Archive for category Customer Centricity

Excellence in Customer Service Standards

I recently had visited an Apple store because the mute switch on my iPhone 6 had never worked reliably since new and I had decided to ask for a repair or replacement.

I expected great customer service but I got two surprises.

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For the most part my experience was great just as I expected.  Previous visits had left me expecting to be welcomed into an environment which was well organised and running like clockwork.

Being told the iPhone had a hardware fault and would be replaced on the spot was what I had expected based on Apple’s commitment to good customer service and hardware quality.

The first surprise occurred when an Apple staff member walked over to where I was being helped with a question he needed to ask his colleague who was helping me.  What surprised me was being asked politely whether I would mind if he asked his colleague a question.  We were not even in active conversation at the time.  What stood out was he treated me as the most important person of the two even though I was not the one he needed help from.  Impressive.  Left me feeling important and respected as a customer.  In most other busy retail stores I would have been ignored and the staff member would have just asked the question.

The second surprise was being told that Apple would restart the warranty again because they were giving me a new phone.  So I got an extension on the warranty period without asking for it and without expecting it.

Two excellent gestures which demonstrated the company’s customer first perspective.

Whilst I could have been left with feel negative and frustrated by a manufacturer’s hardware fault in fact I left feeling positive.

How does your staff training and warranty policy compare?

Do your staff understand when a staff member and customer are together the most important person is the customer?

Do you automatically restart your warranty period when providing a new replacement due to a hardware fault?

Great job Apple!


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Do Your Customers Love You?

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There is a strong relationship between how much your customers love you and your Net Promoter Score™ (NPS) as this is a mechanism to measure the levels of your customers' satisfaction.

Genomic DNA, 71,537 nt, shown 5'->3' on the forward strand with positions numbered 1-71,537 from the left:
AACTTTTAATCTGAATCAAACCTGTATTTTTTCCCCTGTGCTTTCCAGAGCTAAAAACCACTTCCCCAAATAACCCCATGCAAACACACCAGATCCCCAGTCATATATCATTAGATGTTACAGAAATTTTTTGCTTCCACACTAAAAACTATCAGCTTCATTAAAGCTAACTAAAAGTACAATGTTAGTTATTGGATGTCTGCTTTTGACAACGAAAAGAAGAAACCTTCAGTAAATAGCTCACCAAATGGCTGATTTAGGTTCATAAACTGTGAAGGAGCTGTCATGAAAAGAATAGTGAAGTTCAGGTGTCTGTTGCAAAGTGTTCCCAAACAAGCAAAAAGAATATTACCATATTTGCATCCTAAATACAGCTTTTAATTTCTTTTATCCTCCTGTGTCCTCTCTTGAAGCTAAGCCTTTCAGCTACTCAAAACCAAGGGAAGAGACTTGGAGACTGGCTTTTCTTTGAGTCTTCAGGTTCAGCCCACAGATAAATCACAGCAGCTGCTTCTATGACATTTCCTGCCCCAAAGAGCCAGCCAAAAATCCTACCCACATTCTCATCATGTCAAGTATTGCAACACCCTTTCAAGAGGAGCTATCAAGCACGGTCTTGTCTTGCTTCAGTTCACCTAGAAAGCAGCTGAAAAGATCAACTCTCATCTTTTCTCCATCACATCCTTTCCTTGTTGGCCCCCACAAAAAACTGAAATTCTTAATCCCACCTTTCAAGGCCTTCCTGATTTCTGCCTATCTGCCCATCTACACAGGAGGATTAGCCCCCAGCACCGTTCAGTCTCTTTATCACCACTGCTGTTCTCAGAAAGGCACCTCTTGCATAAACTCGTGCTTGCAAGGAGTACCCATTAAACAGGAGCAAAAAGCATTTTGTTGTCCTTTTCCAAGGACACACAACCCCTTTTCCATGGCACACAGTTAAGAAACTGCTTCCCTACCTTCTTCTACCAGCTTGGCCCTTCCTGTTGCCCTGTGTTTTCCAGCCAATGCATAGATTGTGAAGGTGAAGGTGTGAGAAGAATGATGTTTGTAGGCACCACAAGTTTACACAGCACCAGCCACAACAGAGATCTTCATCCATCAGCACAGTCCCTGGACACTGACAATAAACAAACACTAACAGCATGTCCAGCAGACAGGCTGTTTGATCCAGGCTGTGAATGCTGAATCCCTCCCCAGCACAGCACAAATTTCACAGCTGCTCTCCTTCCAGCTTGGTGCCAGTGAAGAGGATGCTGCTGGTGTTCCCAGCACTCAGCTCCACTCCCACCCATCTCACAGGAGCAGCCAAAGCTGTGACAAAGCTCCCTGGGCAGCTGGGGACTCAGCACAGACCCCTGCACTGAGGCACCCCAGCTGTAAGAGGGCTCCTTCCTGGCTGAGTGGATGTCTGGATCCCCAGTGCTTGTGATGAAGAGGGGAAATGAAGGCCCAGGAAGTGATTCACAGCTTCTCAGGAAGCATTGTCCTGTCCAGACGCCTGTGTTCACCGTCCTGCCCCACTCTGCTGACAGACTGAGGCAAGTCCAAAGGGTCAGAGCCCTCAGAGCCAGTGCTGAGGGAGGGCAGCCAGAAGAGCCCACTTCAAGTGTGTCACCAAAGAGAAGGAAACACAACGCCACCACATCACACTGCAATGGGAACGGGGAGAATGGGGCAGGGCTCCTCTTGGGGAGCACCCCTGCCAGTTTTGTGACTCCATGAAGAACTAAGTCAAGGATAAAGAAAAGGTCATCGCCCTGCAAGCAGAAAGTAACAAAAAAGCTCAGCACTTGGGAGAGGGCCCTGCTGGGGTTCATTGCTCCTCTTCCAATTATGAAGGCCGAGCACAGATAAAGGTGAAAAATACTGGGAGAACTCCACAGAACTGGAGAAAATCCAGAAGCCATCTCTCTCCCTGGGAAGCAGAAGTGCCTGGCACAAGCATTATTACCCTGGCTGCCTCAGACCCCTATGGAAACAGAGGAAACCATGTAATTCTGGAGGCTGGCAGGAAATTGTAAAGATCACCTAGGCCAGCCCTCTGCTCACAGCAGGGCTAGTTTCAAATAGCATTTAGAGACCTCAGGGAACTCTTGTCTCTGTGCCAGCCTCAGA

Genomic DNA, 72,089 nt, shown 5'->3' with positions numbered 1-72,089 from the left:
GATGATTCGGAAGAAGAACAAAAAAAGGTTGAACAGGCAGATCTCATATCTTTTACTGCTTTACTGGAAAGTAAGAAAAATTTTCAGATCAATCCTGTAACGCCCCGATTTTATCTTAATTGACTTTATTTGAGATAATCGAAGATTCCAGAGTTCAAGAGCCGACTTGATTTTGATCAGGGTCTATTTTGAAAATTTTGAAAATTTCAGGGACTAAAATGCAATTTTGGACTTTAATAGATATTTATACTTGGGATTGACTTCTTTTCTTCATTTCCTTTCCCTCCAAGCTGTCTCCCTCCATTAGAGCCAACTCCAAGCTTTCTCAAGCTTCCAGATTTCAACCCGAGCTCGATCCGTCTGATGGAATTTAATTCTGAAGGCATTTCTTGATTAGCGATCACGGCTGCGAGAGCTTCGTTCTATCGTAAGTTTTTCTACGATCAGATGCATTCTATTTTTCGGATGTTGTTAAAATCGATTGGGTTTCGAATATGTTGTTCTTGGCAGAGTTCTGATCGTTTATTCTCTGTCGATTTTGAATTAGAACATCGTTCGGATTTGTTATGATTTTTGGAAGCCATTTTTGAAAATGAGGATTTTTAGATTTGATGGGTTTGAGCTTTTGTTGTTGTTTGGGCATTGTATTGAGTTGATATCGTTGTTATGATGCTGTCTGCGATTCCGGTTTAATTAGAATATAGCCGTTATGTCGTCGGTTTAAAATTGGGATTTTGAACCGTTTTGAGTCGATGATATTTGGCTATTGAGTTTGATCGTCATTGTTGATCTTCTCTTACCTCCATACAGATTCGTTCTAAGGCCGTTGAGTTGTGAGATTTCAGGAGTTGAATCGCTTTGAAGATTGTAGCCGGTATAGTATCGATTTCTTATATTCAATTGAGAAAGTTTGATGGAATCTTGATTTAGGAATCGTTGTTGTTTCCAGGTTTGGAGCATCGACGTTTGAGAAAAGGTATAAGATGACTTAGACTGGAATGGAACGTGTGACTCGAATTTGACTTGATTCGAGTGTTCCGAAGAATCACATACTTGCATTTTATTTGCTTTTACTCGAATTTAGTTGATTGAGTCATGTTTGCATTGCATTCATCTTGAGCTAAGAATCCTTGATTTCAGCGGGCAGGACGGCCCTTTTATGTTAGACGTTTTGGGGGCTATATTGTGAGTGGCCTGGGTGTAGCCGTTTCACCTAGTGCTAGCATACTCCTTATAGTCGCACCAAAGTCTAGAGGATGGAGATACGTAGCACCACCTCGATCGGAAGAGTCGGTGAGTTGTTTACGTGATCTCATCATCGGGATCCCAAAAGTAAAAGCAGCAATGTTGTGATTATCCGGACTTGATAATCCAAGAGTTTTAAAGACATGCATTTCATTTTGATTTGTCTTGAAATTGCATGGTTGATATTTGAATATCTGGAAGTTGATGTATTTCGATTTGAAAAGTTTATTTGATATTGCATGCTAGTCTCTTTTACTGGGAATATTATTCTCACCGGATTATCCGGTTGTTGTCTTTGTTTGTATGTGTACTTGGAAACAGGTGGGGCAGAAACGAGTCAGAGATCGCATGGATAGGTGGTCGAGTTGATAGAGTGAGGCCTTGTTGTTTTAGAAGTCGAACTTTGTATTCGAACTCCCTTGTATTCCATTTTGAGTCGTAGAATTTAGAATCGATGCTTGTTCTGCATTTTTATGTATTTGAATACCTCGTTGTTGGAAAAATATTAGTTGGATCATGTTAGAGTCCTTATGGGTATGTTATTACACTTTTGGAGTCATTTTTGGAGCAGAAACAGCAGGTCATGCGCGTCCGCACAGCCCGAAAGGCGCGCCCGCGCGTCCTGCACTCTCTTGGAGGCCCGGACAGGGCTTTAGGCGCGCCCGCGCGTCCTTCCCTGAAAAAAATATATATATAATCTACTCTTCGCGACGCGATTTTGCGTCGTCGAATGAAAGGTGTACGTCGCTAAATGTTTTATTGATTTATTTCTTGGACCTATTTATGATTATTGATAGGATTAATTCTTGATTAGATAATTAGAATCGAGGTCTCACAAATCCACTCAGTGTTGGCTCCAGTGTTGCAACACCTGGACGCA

Only "Promoters" contribute to a positive NPS so if you want to lift your NPS score, find out how to get customers to love you!

Some facts to think about:

  • Totally satisfied customers are six times more likely to repurchase during the next 18 months than satisfied customers;
  • In 2005 Bain & Company surveyed 362 firms and found that 80 percent believed they delivered "superior experience" to their customers. When they asked customers from these companies about their own perceptions, only 8 percent of companies were rated as delivering a superior experience.  So you can't assume your products delight your customers, you have to ask them;
  • Positive customer experiences increase your odds of loyalty, category penetration and revenue growth per customer;
  • Negative customer experiences create dissatisfied clients who look elsewhere to satisfy their needs.

When architecting/designing technology solutions, ask the question whether your solution so completely meets your customer's need that they will be totally satisfied.  Just making sure "it works" is not enough.  Customers have to love what you deliver before they will become promoters and lift your NPS.  

Customer centricity is not just about placing about customers at the centre of your organisation's thinking, it is about totally satisfying their needs in a way which causes delight.

Acknowledgement to the "Do your customers love you" article from


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